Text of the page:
The very question ignores the power dynamics between a soldier serving an occupying power and civilians who have spent their entire lives under occupation. Asking a question about whether a Palestinian poses a threat is a subtle way of putting the blame on the victims.
I have no wish to tell a story of a 29-year-old whose disability did not make him immune to Israel’s lethal weapons. We have lost so many people that our wounds have never healed. Another killing deepens the pain felt in our open wounds.
I know too well the level of dehumanization to which Israel subjects us.
Israel and its supporters openly describe us as a “demographic threat.” Our history and identity, indeed our very existence as a people threaten to destroy all the myths that Israel has propagated in its desperate search for “international legitimacy.”
I know too well that being a Palestinian is enough reason for Israel to kill us.
Why should the specific tragedy of Ibrahim Abu Thurayya suddenly awaken people to Israel’s brutality against Palestinians? There are thousands of other striking examples – children being killed, beaten up (sometimes in front of cameras) and terrorized in Israeli jails – that only received a fraction of the attention being paid in this case.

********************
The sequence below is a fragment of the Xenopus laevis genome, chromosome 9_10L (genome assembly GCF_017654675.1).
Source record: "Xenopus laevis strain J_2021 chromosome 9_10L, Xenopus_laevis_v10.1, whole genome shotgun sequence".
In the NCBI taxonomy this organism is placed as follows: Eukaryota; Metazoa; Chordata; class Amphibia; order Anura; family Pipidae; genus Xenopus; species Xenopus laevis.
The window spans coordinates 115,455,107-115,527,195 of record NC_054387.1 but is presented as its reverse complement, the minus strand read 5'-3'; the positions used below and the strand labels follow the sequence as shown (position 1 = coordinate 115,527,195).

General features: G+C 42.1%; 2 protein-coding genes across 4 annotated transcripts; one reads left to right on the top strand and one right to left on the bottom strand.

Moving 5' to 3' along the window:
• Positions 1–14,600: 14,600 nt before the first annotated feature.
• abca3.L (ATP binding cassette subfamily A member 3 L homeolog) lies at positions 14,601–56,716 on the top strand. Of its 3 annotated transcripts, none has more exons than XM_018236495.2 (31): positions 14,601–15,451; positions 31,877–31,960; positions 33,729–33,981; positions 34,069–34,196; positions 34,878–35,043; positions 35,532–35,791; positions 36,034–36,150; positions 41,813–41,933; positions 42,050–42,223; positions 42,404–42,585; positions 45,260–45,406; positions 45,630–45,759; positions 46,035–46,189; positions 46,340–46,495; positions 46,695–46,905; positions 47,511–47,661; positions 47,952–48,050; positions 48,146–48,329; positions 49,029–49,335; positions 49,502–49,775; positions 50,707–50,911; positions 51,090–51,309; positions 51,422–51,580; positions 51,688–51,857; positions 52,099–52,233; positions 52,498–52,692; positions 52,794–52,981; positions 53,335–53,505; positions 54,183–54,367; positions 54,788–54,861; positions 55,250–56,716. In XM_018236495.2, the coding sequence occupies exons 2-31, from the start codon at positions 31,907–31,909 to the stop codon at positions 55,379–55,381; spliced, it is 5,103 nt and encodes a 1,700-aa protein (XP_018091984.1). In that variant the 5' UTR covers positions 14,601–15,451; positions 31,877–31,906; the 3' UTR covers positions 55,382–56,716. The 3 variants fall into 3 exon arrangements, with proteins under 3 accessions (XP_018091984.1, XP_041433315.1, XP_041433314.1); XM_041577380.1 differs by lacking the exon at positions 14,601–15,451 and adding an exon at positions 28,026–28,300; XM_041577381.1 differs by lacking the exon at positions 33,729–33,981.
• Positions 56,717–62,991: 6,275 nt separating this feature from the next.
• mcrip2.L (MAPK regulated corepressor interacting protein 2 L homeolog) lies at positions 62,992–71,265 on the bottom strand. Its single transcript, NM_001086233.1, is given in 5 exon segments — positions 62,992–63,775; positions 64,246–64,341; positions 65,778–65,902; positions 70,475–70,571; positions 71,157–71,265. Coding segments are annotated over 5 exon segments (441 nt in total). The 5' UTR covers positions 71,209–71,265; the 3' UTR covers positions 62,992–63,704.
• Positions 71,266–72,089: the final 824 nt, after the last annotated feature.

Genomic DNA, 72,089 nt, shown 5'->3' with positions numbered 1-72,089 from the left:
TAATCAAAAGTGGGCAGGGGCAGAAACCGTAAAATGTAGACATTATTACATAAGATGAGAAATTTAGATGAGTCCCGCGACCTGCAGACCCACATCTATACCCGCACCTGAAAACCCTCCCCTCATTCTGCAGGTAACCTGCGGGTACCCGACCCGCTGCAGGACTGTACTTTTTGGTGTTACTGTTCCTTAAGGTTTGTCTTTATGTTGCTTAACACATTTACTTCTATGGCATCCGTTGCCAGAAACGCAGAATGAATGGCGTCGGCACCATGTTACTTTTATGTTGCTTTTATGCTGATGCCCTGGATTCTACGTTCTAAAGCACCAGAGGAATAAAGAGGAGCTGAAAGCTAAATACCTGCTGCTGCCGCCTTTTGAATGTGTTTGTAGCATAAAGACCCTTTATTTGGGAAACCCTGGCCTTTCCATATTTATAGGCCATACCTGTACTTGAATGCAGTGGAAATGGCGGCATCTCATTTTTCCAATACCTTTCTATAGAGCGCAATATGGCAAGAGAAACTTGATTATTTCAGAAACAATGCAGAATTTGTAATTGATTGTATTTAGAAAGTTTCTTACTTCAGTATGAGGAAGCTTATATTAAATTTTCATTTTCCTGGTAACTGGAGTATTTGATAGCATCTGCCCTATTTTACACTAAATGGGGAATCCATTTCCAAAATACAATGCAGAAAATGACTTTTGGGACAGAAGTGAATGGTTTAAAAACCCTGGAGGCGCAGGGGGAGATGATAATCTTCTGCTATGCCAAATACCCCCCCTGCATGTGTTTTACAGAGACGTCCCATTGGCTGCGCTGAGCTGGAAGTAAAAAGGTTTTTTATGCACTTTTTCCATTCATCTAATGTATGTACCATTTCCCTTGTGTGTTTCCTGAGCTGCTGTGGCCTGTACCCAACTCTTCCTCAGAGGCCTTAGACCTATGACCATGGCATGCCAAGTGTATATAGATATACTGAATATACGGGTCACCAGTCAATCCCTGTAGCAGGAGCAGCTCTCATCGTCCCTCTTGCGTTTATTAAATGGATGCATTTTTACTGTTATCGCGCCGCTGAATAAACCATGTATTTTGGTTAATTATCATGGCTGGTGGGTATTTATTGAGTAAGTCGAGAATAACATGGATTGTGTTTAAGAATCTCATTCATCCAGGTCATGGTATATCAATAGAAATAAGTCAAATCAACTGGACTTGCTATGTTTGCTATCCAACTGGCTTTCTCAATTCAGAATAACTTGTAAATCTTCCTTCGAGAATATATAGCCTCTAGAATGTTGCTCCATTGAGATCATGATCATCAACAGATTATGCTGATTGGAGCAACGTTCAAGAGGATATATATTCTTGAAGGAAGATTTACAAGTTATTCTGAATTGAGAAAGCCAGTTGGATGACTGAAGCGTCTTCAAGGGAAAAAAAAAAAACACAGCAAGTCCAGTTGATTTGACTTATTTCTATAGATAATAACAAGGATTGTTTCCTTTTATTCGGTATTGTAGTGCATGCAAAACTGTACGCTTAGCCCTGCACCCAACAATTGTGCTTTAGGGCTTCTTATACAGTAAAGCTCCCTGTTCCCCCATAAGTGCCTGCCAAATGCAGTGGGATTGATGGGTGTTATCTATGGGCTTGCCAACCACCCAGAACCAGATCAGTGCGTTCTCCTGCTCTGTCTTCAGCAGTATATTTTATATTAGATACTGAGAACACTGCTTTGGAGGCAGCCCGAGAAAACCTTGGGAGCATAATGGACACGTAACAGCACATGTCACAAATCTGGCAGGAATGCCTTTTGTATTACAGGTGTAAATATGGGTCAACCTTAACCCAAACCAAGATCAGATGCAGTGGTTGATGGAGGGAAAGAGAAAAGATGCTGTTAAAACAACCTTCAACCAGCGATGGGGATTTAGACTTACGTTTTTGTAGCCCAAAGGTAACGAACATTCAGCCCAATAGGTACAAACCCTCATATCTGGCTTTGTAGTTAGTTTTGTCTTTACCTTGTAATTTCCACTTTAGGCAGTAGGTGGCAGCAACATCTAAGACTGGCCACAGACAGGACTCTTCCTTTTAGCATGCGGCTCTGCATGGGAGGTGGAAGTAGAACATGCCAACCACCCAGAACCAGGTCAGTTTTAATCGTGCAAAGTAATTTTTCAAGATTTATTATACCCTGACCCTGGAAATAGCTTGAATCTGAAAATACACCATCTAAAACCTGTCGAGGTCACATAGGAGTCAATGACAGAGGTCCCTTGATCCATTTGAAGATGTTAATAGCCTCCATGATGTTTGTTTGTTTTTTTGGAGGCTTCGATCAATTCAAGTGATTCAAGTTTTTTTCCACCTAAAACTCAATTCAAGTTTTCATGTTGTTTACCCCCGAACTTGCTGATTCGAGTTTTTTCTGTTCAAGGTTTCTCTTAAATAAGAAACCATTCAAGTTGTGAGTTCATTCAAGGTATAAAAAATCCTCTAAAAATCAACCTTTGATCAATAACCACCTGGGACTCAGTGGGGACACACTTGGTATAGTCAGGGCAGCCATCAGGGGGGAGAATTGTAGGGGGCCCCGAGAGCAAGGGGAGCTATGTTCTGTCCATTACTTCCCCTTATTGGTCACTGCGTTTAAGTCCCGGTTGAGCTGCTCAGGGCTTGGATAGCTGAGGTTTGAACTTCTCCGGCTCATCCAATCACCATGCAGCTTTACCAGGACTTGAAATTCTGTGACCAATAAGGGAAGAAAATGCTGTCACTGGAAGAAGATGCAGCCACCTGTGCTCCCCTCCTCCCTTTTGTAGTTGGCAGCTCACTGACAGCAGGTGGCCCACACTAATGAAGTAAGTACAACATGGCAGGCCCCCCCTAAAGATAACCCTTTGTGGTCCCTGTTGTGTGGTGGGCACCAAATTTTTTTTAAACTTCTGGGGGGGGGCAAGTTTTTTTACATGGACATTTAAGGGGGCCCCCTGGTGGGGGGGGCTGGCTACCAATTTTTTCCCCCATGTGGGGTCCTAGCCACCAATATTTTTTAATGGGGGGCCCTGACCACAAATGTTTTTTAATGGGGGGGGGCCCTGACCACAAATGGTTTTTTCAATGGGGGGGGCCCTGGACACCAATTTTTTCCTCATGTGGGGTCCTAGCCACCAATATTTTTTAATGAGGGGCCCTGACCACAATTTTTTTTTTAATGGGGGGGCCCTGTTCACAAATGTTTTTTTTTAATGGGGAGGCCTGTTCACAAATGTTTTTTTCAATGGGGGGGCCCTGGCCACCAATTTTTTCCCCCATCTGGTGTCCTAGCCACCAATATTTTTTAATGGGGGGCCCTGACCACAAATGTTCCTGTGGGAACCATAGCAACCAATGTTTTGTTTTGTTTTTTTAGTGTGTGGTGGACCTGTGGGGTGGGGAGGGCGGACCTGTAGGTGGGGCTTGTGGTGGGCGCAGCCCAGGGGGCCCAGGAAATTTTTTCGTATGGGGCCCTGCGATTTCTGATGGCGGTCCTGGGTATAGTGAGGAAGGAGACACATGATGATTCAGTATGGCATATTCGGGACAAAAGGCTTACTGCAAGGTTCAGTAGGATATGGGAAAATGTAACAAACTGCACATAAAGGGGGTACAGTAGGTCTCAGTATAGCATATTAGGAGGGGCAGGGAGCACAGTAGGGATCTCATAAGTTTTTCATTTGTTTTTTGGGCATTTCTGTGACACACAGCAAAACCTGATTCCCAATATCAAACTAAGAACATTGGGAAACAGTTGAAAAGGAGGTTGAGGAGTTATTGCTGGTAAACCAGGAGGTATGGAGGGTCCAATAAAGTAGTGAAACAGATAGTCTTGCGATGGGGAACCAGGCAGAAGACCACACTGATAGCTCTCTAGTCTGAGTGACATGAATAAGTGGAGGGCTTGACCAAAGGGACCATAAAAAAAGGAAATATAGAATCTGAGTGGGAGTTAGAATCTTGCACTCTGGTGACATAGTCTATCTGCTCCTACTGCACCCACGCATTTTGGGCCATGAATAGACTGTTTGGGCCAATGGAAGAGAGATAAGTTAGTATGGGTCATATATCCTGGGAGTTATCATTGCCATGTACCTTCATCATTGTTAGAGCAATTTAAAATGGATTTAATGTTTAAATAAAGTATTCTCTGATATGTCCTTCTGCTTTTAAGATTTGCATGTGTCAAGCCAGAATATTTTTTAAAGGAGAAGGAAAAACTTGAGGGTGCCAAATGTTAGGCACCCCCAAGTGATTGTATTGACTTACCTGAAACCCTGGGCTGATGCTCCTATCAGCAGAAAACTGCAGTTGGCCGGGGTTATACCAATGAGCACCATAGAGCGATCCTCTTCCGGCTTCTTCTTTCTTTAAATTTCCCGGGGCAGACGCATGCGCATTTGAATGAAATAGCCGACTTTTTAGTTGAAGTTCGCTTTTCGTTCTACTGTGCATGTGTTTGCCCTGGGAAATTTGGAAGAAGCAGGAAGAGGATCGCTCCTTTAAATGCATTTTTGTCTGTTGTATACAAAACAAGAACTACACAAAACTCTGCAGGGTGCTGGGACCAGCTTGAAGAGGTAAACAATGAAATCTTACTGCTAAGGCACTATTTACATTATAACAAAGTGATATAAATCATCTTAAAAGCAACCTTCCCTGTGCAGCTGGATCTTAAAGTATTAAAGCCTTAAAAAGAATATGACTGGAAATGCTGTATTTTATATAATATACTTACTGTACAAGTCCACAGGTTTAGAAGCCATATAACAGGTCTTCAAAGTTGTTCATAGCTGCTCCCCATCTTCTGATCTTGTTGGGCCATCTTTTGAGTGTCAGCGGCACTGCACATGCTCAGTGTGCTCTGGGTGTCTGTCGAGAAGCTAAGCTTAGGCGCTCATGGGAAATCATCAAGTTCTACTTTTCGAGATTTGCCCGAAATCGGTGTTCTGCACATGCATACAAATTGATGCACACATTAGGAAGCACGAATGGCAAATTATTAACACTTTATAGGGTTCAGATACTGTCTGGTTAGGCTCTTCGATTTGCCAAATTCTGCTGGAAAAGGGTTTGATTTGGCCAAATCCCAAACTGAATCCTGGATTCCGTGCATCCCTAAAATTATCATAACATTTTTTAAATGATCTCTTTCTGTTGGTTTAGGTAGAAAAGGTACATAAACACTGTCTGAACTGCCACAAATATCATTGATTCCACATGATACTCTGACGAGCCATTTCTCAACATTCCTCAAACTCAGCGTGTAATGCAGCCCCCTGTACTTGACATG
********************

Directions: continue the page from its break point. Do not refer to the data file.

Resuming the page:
It troubles me that we seem to have more sympathy for Abu Thurayya than we do for other victims.
Abu Thurayya had to have both his legs amputated after being attacked by Israel in April 2008.
Would we have felt less sympathy for Abu Thurayya if he had been killed in that attack? If so, why? It would have been the same victim, the same family devastated by losing a loved one.
Ibrahim Abu Thurayya was much more than a man who lost both his legs. He emphasized that much himself.
Abu Thurayya kept on working after he was attacked. He washed cars for a living and once said: “Please never look at my disabled body. Look at the great job I am doing.”
Losing his legs, he added, was “not the end of the world and life should go on.”
Abu Thurayya refused to be imprisoned by his disability. He also tried to live as freely as he could within the open-air prison of Gaza.
With his positive attitude, he provided an extraordinary example of dignity and resistance.
Since April 2008, Abu Thurayya had been featured in many news stories. He said a similar thing in each of them: “I challenge my disability, I challenge Israel as well.”
In his own way, Abu Thurayya had won a victory over Israel’s attempts to dehumanize Palestinians.